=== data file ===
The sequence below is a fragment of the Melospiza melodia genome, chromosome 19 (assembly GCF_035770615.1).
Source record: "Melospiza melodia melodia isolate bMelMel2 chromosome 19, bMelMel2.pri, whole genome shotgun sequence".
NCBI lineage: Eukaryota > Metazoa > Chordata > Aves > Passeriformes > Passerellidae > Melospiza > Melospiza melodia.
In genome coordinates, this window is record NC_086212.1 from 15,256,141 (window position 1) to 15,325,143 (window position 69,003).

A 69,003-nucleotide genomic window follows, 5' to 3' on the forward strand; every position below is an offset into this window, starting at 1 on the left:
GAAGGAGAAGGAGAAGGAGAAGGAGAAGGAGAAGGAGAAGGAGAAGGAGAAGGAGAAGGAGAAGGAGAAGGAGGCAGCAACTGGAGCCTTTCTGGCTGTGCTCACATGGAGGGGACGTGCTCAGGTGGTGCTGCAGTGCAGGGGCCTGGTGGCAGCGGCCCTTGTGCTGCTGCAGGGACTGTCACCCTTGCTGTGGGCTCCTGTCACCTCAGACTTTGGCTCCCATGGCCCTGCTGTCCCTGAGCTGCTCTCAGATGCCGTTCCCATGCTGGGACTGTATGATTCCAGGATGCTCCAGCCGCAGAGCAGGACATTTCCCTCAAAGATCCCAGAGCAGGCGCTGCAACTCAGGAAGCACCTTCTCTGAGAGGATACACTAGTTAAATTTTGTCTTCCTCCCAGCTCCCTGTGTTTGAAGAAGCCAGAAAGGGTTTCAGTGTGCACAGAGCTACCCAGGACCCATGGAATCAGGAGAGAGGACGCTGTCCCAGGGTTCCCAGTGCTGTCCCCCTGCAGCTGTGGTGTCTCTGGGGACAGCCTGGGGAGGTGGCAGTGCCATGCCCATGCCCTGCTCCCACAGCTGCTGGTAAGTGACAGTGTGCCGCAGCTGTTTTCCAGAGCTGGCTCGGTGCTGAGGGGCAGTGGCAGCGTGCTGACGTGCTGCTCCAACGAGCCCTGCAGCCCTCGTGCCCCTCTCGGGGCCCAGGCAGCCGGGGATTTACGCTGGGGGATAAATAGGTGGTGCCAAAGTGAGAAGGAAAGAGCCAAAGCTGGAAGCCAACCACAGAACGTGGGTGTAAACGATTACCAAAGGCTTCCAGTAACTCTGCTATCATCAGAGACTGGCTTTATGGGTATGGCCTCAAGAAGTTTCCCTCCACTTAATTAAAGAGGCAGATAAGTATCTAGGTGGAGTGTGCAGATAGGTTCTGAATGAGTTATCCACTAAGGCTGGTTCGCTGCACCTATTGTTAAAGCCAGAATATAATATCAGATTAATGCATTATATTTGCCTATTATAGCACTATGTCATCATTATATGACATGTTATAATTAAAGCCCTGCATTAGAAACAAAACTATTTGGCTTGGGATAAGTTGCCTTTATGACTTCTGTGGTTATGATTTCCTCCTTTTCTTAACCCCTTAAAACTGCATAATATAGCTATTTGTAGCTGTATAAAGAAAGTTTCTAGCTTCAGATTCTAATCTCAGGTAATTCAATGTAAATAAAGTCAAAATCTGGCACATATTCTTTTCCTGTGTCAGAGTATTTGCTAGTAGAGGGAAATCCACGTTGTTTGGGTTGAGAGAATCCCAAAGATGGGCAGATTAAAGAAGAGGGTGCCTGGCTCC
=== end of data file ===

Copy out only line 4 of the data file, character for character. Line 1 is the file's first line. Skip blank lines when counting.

In genome coordinates, this window is record NC_086212.1 from 15,256,141 (window position 1) to 15,325,143 (window position 69,003).